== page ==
And most importantly, don't be afraid to ask for what you need. If you're a parent it may be asking the administration or a doctor for help meeting a child's needs, or if you're a student it may be asking for your friends' help with note taking, and so on. What would you say is the most likely contributing factor that causes or exacerbates the depressive behavior and thoughts in young people with learning disabilities? Both and professional studies and in my own personal opinion I believe the biggest challenge for young people with learning disabilities to overcome is the fact that their self-esteem tends to be much lower than those without. Several things contribute to this. But certainly the biggest one is Attacks from other students of the same age. All kids want us to fit in and when you take tests in a different classroom or take different classes than anyone else or are m What would you say is the most likely contributing factor that causes or exacerbates the depressive behavior and thoughts in young people with learning disabilities? Both and professional studies and in my own personal opinion I believe the biggest challenge for young people with learning disabilities to overcome is the fact that their self-esteem tends to be much lower than those without. Several things contribute to this. But certainly the biggest one is Attacks from other students of the same age. All kids want us to fit in and when you take tests in a different classroom or take different classes than anyone else or are more often publicly shamed for getting worse grades and everybody else it makes you at target. Bullying and hateful behavior from other students is already a danger that any normal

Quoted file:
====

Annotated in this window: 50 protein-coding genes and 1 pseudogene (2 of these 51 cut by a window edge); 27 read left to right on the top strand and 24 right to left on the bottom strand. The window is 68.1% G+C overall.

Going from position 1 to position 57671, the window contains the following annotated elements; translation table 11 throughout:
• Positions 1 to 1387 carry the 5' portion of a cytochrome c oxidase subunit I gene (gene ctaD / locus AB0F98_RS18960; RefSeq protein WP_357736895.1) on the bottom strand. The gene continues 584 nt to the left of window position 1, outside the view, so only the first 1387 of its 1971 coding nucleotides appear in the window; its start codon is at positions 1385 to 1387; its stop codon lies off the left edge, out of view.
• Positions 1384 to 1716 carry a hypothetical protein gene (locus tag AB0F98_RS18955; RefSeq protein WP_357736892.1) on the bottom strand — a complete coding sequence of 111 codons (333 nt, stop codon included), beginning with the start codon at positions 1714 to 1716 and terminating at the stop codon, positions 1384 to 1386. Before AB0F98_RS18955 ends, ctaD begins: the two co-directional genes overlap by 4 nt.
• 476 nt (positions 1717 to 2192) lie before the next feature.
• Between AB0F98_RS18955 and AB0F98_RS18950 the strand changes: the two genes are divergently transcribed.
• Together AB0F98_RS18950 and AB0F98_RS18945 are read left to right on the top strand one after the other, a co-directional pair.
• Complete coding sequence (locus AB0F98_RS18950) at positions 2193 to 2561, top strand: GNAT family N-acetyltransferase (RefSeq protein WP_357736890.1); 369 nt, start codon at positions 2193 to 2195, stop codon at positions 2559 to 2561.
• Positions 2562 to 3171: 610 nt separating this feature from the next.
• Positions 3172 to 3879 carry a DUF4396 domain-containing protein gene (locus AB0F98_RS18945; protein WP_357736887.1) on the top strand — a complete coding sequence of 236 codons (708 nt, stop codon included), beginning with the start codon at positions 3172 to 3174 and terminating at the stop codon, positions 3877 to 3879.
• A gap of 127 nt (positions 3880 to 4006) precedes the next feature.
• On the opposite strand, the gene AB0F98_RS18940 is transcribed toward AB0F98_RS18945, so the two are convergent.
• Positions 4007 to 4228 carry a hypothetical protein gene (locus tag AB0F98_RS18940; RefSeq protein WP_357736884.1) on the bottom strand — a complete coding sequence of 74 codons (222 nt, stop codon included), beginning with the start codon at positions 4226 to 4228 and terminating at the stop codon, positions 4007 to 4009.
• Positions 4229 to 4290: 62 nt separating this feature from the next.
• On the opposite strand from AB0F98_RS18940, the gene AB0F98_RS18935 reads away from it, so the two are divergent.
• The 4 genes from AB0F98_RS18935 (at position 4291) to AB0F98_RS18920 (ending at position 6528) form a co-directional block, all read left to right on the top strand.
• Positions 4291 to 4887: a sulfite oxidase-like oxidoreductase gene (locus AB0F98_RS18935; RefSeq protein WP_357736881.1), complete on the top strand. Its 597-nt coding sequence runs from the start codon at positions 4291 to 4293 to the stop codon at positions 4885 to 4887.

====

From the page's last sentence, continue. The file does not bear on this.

young person faces so the likelihood that children with learning disabilities will deal with it is that much higher. There is also the pressure that comes from within, the pressure to succeed and to do well. Many children deal with expectations either from their parents or that they set on themselves. Children wit there is also the pressure that comes from within, the pressure to succeed and to do well. Many children deal with expectations either from their parents or that they set on themselves. Those with learning disabilities have a much harder time reaching these expectations and will often take it out on themselves and blame their uncontrollable learning disability. This experience is extremely frustrating and can certainly contribute to changes in mood and behavior. Are there any misconceptions that are common in the conversation about mental disorders in relation to learning disabilities? One misconception that is very important to talk about is the distinction between adolescents with learning disabilities in conjunction with depression and depression as a learning disability. They are two different things and have to be addressed in different ways. There are young people who have a specific learning disability and develop a depressive disorder alongside it or because of it. Then there are people who don’t have what we would commonly consider a learning disability but are diagnosed with a depressive disorder. Either way depressive disorders in and of themselves are a learning disability. They create a mental environment where students often find it very hard to focus or to retain information. They affect sleep and levels of motivation. And overall just make learning much harder in many cases. So in this sense we can accurately call depression a learning disability by itself.